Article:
• The state fair attracted visitors from considerable distances to see the area’s arts and industries, prize winning livestock and long staple Sea Island cotton.
• Local citizens celebrated the arrival of the Atlantic, Valdosta and Western railroad. The third line to arrive in the county.
• The Wymodausis Club, the first women’s club in Valdosta, organized and elected Mrs. Mattie R. Stevens president.
• Valdosta Chapter 471, United Daughters of the Confederacy, was organized.
• The City Council passed the first sanitary ordinance upon completion of the new sewer line.
• Valdes Hotel opened at the corner of Toombs and Hill Avenue.
• Gypsy, a circus elephant, belonging to a traveling show, went on a rampage through Valdosta.
• Street paving began on Hill Avenue, using “vitrified bricks” and granite curbing.
• Construction began on the Lowndes County Courthouse.
• The 4-story McKey building in downtown Valdosta was built from Florida orange grove profits
• The Valdosta High School on Central Avenue was built.
• The first paid fire department was established with one chief and four firemen.
• The Valdosta Times began printing a daily newspaper.
• Lowndes County went dry after local ministers and church women conducted a campaign that overwhelmingly convinced voters to support Prohibition.
• Rabbi Levine was called to Valdosta to minister to the Jewish community, which consisted of about 16 families by 1913.
• J. N. Bray Lumber Company was established
• The General James Jackson Chapter of the Daughters of the American Revolution was organized.
• The Valdosta City Council set speed limits at eight miles an hour within the fire limits and twelve miles an hour beyond.
• The Post Office and Federal Building at the corner of Lee Street and Central Avenue was completed. The structure now serves as the Valdosta City Hall.
• The Confederate Memorial constructed by the UDC on the courthouse square was dedicated.
• The Lowndes County Board of Health was created.
• The Valdosta-Lowndes County Chamber of Commerce was established J. T. Blalock was the first president.
• South Georgia State Normal College (now VSU) opened.
• Valdosta High School fielded its first football team.
• Col. W. S. West appointed U.S. Senator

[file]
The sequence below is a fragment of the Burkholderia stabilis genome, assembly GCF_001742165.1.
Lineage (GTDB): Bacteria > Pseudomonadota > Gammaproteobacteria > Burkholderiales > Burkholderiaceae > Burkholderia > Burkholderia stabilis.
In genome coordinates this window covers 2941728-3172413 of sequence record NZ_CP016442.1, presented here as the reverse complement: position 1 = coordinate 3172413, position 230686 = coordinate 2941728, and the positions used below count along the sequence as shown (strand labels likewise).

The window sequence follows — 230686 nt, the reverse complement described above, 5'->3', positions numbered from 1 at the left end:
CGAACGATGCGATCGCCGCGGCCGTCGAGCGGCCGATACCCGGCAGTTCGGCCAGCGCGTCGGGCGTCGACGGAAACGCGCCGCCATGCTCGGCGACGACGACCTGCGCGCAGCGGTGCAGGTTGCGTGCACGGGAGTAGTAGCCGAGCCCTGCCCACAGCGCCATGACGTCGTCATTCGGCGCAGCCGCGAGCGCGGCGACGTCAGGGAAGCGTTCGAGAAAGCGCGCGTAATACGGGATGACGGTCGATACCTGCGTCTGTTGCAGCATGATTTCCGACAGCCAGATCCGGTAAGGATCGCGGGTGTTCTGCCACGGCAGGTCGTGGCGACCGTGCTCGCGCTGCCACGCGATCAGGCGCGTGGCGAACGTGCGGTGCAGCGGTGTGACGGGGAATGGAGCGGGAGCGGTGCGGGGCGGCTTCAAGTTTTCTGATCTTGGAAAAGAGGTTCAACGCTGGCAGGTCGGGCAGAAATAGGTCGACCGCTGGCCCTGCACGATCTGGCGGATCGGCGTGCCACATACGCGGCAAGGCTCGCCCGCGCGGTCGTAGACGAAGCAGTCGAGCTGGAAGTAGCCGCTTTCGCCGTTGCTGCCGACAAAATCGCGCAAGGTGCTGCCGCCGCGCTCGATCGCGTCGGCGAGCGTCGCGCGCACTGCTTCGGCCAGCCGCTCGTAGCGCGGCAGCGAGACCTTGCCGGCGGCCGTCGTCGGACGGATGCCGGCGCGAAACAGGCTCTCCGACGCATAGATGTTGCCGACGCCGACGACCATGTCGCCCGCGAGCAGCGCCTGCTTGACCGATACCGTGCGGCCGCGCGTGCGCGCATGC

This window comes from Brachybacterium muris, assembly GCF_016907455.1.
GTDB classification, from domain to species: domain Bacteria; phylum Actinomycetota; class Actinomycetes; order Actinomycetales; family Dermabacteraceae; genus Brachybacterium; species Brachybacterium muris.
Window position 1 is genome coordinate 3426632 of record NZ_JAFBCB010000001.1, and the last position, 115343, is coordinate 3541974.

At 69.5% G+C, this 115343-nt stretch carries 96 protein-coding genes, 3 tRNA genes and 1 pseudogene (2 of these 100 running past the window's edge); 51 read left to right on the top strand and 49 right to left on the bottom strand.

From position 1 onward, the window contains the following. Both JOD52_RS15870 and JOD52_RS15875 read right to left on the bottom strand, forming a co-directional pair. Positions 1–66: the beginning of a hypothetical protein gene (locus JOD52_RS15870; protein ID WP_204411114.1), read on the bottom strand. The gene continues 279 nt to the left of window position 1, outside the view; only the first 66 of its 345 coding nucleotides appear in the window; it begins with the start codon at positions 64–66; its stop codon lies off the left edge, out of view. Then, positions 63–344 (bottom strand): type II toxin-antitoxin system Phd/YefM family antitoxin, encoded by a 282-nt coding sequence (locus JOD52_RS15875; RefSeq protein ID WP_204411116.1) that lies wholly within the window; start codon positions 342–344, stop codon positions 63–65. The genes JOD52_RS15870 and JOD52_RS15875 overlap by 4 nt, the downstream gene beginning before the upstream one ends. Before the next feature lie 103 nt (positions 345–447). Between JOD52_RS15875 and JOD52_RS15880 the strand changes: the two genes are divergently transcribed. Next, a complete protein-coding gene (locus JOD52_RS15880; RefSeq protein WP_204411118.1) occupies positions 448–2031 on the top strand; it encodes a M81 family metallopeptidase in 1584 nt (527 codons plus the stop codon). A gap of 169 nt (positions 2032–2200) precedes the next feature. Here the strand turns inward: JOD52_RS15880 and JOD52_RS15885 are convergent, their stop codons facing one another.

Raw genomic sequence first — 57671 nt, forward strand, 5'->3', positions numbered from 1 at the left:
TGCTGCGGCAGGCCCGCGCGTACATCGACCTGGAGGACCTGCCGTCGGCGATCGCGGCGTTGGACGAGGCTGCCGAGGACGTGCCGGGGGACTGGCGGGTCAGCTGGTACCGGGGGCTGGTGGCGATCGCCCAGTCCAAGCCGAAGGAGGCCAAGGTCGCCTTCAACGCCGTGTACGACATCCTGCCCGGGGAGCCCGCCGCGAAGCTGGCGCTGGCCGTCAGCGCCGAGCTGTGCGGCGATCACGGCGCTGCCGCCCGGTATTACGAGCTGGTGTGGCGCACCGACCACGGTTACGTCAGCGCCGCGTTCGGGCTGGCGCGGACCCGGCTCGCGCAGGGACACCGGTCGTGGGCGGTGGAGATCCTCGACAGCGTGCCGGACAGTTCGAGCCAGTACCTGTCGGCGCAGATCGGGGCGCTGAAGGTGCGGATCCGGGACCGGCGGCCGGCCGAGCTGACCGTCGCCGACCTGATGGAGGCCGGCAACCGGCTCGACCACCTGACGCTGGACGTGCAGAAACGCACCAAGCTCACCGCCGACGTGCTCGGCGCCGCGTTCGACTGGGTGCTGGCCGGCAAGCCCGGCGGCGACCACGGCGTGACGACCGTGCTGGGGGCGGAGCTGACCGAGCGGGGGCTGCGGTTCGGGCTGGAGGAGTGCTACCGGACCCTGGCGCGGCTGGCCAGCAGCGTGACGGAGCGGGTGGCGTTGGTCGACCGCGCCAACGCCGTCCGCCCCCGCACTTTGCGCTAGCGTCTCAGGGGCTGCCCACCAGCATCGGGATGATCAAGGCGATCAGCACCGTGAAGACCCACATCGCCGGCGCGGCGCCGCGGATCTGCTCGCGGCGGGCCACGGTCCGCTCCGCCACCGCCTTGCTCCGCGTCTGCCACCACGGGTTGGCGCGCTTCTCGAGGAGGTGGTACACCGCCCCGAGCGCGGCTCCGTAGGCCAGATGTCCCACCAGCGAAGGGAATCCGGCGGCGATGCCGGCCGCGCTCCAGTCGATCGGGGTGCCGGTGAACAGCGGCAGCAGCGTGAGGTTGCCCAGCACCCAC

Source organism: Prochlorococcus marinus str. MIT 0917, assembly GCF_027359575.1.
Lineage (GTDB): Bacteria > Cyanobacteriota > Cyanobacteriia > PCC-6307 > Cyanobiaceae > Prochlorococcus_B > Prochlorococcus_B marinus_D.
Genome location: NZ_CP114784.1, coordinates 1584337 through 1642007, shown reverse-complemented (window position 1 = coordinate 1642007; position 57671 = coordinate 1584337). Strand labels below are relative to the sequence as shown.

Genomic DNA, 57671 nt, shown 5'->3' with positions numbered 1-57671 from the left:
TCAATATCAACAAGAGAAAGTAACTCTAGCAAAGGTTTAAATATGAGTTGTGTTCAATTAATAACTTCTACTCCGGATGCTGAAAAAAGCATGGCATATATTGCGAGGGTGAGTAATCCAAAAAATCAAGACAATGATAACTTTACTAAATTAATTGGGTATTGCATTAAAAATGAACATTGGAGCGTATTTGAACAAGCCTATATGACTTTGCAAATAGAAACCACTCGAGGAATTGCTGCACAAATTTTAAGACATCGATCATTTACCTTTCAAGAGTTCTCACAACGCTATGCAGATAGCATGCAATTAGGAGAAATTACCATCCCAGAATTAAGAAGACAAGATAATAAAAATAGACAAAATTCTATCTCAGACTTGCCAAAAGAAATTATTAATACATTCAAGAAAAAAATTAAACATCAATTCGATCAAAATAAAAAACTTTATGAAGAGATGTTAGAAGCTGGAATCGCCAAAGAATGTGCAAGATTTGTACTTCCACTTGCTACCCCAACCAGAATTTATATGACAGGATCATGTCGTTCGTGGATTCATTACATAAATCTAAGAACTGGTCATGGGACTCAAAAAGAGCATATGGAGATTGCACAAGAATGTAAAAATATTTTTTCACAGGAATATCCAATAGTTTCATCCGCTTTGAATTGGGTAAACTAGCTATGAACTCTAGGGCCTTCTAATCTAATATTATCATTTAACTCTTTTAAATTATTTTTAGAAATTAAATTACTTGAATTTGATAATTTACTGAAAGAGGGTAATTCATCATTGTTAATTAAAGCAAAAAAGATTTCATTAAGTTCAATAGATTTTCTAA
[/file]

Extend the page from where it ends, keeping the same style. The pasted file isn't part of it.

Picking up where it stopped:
• The Carnegie Library of Valdosta opened
• South Georgia Pecan Company was established.
• Little-Griffin Hospital was erected on North Patterson Street.
• The boll weevil fist appeared in Lowndes County cotton fields. The crop of 1917 was devastated.
• Georgia and Florida Railroad hired a tobacco expert to assist farmers in handling flue-cured tobacco.
• The Valdosta Country Club was organized.
• Five prominent Valdosta businessmen and civic leaders: William S. West, Lowndes W. Shaw, Leonard F. Shaw, Daniel C. Ashley, and Owen K. Jones donated 11 acres to the city to create a public park on Brookwood Drive. The park was renamed for Richard J. Drexel in 1979
• Lowndes County supplied timber, naval stores, cotton, and food stuffs to the war effort. Nearly 1,300 men and women from Lowndes County served in the armed forces.
• West Hall was completed at Georgia State Womans College and was named in honor of U.S. Senator William S. West.
• Lanier County was formed from Lowndes, Berrien and Clinch Counties.
• Twenty-one charter members established the Rotary Club of Valdosta.
• The Valdosta High School on Williams Street was built.
• South Georgia State Normal College became a four year institution and was renamed Georgia State Womans College.
• The first tobacco market in Lowndes County opened in Hahira.
• The Salvation Army began operations in Valdosta.
• The Daniel Ashley Hotel, the social center of Valdosta for many years, was constructed.